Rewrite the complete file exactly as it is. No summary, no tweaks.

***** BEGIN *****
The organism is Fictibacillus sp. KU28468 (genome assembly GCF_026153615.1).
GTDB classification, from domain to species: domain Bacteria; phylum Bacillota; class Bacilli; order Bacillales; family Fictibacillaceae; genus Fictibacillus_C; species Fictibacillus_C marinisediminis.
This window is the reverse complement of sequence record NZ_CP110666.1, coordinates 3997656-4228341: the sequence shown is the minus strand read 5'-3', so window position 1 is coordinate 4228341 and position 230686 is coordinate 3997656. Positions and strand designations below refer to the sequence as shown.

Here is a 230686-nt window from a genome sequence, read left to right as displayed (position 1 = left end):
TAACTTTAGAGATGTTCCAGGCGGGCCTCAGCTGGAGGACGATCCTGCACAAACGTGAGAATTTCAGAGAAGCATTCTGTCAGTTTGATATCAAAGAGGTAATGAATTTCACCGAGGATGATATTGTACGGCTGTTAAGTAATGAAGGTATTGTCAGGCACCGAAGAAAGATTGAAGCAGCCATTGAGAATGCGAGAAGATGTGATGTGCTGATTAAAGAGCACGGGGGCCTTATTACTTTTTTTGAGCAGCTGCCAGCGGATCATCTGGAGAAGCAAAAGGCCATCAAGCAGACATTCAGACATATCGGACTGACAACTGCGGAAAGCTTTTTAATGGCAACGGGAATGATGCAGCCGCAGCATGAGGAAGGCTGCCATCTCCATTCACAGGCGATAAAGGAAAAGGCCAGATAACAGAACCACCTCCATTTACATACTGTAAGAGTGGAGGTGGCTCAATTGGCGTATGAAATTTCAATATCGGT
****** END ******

The organism is Fictibacillus sp. KU28468 (genome assembly GCF_026153615.1).
GTDB classification, from domain to species: domain Bacteria; phylum Bacillota; class Bacilli; order Bacillales; family Fictibacillaceae; genus Fictibacillus_C; species Fictibacillus_C marinisediminis.
This window is the reverse complement of sequence record NZ_CP110666.1, coordinates 3997656-4228341: the sequence shown is the minus strand read 5'-3', so window position 1 is coordinate 4228341 and position 230686 is coordinate 3997656. Positions and strand designations below refer to the sequence as shown.

Here is a 230686-nt window from a genome sequence, read left to right as displayed (position 1 = left end):
TAACTTTAGAGATGTTCCAGGCGGGCCTCAGCTGGAGGACGATCCTGCACAAACGTGAGAATTTCAGAGAAGCATTCTGTCAGTTTGATATCAAAGAGGTAATGAATTTCACCGAGGATGATATTGTACGGCTGTTAAGTAATGAAGGTATTGTCAGGCACCGAAGAAAGATTGAAGCAGCCATTGAGAATGCGAGAAGATGTGATGTGCTGATTAAAGAGCACGGGGGCCTTATTACTTTTTTTGAGCAGCTGCCAGCGGATCATCTGGAGAAGCAAAAGGCCATCAAGCAGACATTCAGACATATCGGACTGACAACTGCGGAAAGCTTTTTAATGGCAACGGGAATGATGCAGCCGCAGCATGAGGAAGGCTGCCATCTCCATTCACAGGCGATAAAGGAAAAGGCCAGATAACAGAACCACCTCCATTTACATACTGTAAGAGTGGAGGTGGCTCAATTGGCGTATGAAATTTCAATATCGGT